Yeah, I lost it. I buried my head in her shoulder and laughed so hard I thought I would wet my pants. She patted me on the back and we both could could hear, in the background "oh, my...isn't that a shame, she is so upset...oh my goodness...poor thing...she loved her so much..."

Trying to compose a little, my sister said, "there is a door to our left, we are going to walk through it and get out of here." Again, as we two stepped sideways over to the doorway and out into the hallway, people were still so sorry that I was so very upset. We finally found the restroom and rolled...laughing so hard that I thought we never would get back out. However, after several attempts, which include taking deep breaths and then falling out again when my hand touched the doorknob...twenty minutes later, we were finally able to go back into the chapel, take our seats and get through the rest of the day.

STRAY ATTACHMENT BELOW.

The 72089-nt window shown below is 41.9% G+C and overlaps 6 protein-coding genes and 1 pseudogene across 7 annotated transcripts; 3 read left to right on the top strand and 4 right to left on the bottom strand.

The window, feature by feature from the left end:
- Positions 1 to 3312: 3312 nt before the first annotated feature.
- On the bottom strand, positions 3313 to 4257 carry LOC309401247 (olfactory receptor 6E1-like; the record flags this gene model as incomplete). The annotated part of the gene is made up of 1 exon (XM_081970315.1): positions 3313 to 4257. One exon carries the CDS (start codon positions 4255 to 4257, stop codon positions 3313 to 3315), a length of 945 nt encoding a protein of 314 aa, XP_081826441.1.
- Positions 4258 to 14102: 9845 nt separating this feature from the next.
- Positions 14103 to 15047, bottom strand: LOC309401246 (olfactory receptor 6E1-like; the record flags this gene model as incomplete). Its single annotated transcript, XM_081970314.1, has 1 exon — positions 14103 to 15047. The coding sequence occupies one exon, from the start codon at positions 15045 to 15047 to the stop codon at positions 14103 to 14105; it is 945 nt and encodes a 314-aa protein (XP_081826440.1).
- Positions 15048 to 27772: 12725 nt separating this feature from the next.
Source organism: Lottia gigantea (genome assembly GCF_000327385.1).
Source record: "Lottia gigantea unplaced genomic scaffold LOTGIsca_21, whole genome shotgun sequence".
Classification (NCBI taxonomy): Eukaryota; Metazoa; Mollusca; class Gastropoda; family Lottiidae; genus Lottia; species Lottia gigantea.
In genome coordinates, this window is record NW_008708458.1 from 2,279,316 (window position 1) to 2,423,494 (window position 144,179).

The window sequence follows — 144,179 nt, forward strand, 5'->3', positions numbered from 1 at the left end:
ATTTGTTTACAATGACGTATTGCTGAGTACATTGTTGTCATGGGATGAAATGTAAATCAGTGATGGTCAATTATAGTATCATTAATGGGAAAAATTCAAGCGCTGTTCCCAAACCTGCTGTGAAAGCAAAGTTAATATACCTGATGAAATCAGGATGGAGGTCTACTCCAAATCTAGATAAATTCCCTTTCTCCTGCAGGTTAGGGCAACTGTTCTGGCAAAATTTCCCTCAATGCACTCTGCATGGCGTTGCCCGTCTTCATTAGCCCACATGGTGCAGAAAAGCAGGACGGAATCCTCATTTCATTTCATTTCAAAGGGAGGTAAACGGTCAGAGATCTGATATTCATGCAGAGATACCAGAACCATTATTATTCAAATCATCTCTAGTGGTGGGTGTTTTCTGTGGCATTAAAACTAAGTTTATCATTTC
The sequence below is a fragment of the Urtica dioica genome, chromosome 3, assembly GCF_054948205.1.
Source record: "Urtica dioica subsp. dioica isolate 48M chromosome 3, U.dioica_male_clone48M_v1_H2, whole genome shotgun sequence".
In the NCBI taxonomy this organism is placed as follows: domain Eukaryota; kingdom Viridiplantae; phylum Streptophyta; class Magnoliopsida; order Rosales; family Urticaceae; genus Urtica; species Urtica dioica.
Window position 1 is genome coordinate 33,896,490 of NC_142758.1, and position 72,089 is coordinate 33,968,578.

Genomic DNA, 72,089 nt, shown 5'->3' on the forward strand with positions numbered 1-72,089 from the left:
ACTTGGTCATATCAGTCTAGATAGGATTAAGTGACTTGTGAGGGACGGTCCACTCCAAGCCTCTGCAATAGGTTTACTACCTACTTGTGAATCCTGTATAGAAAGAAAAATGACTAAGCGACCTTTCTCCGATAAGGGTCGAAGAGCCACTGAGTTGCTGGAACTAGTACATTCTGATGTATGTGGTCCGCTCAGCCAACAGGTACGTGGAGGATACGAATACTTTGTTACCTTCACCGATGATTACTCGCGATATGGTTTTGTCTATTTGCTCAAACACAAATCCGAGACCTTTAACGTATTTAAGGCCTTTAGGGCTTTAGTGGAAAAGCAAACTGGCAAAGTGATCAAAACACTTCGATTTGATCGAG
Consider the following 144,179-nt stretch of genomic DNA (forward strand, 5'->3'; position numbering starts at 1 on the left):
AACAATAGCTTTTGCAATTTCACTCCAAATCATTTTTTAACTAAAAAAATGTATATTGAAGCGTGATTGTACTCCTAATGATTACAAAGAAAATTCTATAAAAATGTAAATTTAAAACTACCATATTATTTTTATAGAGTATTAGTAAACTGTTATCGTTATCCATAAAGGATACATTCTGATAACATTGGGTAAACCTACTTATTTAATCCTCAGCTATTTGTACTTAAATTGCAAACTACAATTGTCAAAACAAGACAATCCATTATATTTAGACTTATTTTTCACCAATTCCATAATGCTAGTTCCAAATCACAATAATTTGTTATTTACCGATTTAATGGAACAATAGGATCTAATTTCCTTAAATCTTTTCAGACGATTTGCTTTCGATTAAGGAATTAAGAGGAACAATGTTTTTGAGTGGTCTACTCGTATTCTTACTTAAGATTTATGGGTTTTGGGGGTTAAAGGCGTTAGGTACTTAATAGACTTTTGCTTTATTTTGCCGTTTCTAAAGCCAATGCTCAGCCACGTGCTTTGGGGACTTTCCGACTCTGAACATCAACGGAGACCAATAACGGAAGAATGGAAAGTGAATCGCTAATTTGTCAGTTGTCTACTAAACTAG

Everyone was so very kind to me that day...and no, my stepbrother nor any of my stepmother's immediate family have ever heard the story.

mmcgar said...


Kim sent me the link for your blog, all very nice stuff. The story of Kevin and the headless horseman had all but disappeared from my filled up hard drive of a memory, the only part I remember is Kevin diving out of the top bunk at me. Typical of Kevin though, when scared, move toward the enemy very fast, the only change in him is the relative force of the attack is now much greater.

By the way, one time in Berlin we had Kevin almost convinced that the only way he could get the "garments" off his back was to strip off all his clothes and run naked through the halls of the hotel. Only the intervention of a parent precluded the streaking event. All goes to give a clearer understanding of the particular personality of "The Kevin."

Send me a note,